My friend Rachel reminded me of this fun little ditty from Sesame Street, and suggested that perhaps a few of the 7.5 million people who *think* they have a Sears kit home should watch this video to learn a little more about the skills of observation.
Take a look at this photo.
Now let’s try it with houses.
Did you figure out which one is not “like the others”?
Actually, I’m just funnin’ with you. It’s not hard to figure this one out.
The three wooden-frame houses with the big two-story columns and the hipped roof and the gabled dormer and the oversized front porch deck and the six windows across the second-floor front and the big picture windows on the first floor front and the two exterior doors stacked over each other are the Sears Magnolia.
The brick house with the one-story columns and the gabled roof (no dormer) and the small front porch deck and the three windows across the second floor front and the four double-hung windows on the first floor front and the one exterior front door is a nice house (but not a Sears House) in Hopewell, Virginia.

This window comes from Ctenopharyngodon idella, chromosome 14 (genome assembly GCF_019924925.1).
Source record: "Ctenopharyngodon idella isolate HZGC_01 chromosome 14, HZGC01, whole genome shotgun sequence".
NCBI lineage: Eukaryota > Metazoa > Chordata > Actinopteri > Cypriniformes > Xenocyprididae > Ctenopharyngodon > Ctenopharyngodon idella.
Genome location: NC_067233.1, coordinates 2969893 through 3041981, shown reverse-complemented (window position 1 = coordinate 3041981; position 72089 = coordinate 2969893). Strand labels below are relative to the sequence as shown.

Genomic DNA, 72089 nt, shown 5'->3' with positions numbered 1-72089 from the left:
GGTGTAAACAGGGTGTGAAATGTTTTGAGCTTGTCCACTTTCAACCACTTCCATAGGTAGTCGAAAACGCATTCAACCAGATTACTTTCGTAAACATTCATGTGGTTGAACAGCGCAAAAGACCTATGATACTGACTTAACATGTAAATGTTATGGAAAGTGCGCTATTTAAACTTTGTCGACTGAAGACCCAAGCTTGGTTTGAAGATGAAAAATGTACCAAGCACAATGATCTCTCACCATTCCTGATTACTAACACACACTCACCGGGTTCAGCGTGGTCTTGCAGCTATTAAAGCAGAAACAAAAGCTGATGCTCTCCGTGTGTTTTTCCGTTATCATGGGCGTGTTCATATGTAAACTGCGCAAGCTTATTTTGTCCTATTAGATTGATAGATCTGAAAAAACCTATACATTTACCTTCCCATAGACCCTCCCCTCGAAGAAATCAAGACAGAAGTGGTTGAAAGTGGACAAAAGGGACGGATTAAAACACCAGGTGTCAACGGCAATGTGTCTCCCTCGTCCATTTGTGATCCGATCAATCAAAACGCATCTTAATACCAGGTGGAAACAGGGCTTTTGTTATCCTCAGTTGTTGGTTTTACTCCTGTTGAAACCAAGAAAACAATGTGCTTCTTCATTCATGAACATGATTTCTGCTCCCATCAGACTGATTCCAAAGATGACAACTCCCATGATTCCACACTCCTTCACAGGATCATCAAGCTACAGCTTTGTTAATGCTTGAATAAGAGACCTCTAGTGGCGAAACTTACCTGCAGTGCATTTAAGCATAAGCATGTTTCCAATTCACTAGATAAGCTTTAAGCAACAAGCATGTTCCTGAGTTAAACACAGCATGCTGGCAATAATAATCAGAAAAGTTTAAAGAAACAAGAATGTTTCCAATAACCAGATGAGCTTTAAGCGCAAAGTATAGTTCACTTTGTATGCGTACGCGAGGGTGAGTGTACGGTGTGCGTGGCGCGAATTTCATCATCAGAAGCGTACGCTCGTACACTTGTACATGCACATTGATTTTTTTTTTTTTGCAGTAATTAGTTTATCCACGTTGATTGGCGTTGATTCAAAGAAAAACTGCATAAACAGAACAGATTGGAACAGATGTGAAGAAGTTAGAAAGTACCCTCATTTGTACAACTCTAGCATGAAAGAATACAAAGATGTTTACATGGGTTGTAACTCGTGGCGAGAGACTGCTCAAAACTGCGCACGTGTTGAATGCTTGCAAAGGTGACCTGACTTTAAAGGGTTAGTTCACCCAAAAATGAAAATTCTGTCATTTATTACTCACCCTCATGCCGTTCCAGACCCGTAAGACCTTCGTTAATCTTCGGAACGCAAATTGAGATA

The kind owners gave me a thorough tour of the home’s interior. Having inspected this house from top to bottom (literally), I’m wholly confident that this is not a Sears House of any kind.
In Crescent Hills (a subdivision of Hopewell), you’ll find eight Sears Homes. Eight. Total.
And please note, this house (the brick house above) is not one of them.
I was crestfallen to hear that Old House Journal recently did a feature story on the Sears Homes in Hopewell. I haven’t had the heart to read it. I can only hope and pray that they focused on those eight Sears Homes in Crescent Hills, and not the make-believe Magnolia shown above.
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